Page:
Ballot Measure 47: Revises campaign finance laws; limits or prohibits contributions and expenditures; adds disclosure, new reporting requirements.
If you vote yes: A "yes" vote would limit or prohibit certain contributions and expenditures to candidates, political committees and political parties. It also would limit a candidate's spending to his or her own campaign and it adds new reporting requirements.
If you vote no: A "no" vote retains the current law, which doesn't limit contributors, contributions to or expenditures for state or local public office candidates.
The current law requires the reporting of certain contributions and expenditures but doesn't limit who can contribute or how much they can contribute. Ballot Measure 47 would limit the individual contributions to candidates, political committees, "small donor committees" and political parties by placing an annual cap for all contributions and restricts candidates and political parties from contributing to each other. Corporations, unions and other organizations also would be prohibited from making contributions to candidates or political parties, and candidates could not loan money to campaigns; candidates would be allowed to contribute to their own campaigns, however.
Those who support Ballot Measures 46 and 47 say: The ballot measures would reduce the power of corporations and special interests that can influence candidates through their corporations, according to supporters. Elections will be more fair and competitive, they say, and individuals will maintain the freedom to contribute to any candidate. Oregon is only one of a few states without contribution limitations.
Supporters: Supporters of Ballot Measures 46 and 47 include: FairElections Oregon, Jackson County Citizens for the Public Good, Injured Workers' Alliance, and the Oregon State Public Interest Research Group.
Those who oppose Ballot Measures 46 and 47 say: The ballot measures threaten the freedom of speech and would limit the ability of candidates and nonprofit organizations to educate voters about their issues. Contributors also would be limited in how much money they can give to support candidates and issues, thereby restricting their participation in the electoral process. In addition, opponents say, the limits would enable only the wealthy to run for office; working people who wish to be candidates would have to spend much of their time raising money from individuals who are limited to $500 while wealthy people can spend their own money on themselves.
Opponents: Those who oppose Ballot Measures 46 and 47 include: the American Civil Liberties Union, Ecumenical Ministries of Oregon, Oregon Right to Life, Oregon Family Council, NARAL, Basic Rights Oregon, American Federation of Teachers-Oregon, SEIU Locals 49 and 503, Oregon AFSCME and Oregon AFL-CIO. Ballot Measure 48: Amends the constitution by limiting the biennial percentage in state spending to the percentage increase in Oregon's population plus inflation.
If you vote yes: A yes vote would amend the state constitution to require a limit the amount the Legislature can budget for state expenditures to the percentage increase in Oregon's population, plus inflation.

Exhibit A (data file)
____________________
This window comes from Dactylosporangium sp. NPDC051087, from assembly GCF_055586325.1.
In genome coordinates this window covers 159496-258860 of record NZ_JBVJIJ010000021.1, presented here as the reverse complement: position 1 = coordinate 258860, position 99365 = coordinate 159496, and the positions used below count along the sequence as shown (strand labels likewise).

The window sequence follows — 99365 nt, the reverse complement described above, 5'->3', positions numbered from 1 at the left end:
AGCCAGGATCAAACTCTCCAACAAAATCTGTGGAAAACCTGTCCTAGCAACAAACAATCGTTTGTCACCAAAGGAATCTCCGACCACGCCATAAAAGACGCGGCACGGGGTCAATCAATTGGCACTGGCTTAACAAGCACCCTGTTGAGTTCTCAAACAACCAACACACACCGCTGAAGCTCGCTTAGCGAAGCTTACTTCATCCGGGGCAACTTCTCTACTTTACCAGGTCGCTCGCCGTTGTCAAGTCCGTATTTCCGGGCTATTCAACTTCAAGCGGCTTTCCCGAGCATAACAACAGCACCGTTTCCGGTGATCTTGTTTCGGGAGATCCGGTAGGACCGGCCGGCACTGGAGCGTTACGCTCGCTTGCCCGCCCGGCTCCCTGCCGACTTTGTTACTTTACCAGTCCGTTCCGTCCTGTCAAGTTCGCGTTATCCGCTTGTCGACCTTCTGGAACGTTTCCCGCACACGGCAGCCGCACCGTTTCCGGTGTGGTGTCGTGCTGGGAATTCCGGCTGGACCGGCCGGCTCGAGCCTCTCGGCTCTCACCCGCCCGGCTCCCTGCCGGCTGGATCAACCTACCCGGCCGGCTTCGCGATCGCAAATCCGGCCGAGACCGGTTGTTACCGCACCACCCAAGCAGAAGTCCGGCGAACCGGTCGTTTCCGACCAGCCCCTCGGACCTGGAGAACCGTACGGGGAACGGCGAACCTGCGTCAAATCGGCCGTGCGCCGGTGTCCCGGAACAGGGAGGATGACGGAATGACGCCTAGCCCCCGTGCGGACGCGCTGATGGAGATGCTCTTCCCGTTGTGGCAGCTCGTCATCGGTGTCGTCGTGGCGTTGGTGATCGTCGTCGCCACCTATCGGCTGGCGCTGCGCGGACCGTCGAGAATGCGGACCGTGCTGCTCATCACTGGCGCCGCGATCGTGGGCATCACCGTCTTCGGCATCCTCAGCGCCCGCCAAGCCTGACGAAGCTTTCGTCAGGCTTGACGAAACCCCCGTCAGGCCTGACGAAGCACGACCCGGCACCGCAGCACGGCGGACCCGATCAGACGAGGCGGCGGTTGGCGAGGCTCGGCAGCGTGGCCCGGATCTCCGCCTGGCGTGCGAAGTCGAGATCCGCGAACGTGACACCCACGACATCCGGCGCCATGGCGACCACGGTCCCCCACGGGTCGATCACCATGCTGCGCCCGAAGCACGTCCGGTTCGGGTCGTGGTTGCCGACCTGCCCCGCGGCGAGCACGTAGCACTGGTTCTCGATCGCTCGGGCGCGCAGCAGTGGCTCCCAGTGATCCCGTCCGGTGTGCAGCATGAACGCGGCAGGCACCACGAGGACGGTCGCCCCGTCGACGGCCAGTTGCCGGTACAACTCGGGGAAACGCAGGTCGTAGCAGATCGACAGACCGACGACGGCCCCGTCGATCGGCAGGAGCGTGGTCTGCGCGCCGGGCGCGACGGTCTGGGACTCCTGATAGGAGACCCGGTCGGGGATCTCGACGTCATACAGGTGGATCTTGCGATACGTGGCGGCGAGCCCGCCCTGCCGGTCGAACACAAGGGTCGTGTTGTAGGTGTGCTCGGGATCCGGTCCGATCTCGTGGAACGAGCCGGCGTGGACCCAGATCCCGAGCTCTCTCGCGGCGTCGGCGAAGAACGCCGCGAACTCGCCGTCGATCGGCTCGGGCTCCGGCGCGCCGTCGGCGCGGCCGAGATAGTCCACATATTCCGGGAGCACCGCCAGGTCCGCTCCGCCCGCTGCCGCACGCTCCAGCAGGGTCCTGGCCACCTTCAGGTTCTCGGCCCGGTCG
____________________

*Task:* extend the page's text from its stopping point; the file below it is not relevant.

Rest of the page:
If you vote no: A no vote would retain the present Oregon statute that caps appropriations based on personal income.
Oregon law currently limits state appropriations to 8 percent of projected personal income in Oregon. If the governor declares an emergency, the Legislature can exceed the current statutory limit by a 60 percent vote in each house.
Measure 48, would limit state funding from one biennium to the next to a percentage increase in the state's population, plus inflation over the previous two years, with certain exceptions to the limit. That spending could be exceeded by an amount approved by two-thirds of each house of the Legislature and by the majority of voters voting in a general election.
The measure would not apply to money spent for tax and "kicker" refunds or money placed in an emergency fund or "rainy day" reserve fund. Money placed into an emergency or "rainy day" fund would not be available for state spending in excess of the spending limit without a two-thirds vote of the House and Senate and approval by the voters.
The Legislative Fiscal Office estimates that the measure in the upcoming biennium would restrict the spending of approximately $2.2 billion out of about $35.6 billion in revenues estimated to be subject to the limit. The Legislature could refund those restricted funds to taxpayers, place them in a "rainy day" fund, leave them in the treasury or, with a two-thirds vote of each legislative house, refer a spending plan to the voters.
What supporters say about Ballot Measure 48: The ballot measure would limit irresponsible spending but not strangle the growth of state spending, supporters say. It would supply a "voters' veto" when the Legislature wants to exceed the spending limit and still create a "rainy day" fund for future expenditures, such as when a recession hits the state.
Supporters: Supporters include chief petitioner Don McIntyre, author of other tax limitation measures including "Ballot Measure 5"; Oregon Business Roundtable.
Those who oppose Ballot Measure 48 say: A "rainy day" fund should not be set aside until the state invests enough to improve education, health care, public transportation and other services, supporters say. The measure makes it too difficult to spend the "rainy day" surplus, they argue, because two-thirds of both houses of the Legislature and a statewide majority vote would be required. They cite a similar measure adopted in Colorado, which they call a "complete failure." The measure would cause cuts in education, public safety and other services. They also point out that the measure is retroactive: It could reduce the previous budget adopted by the Legislature by $2.5 billion and the 2007-2009 budget by $4.9 billion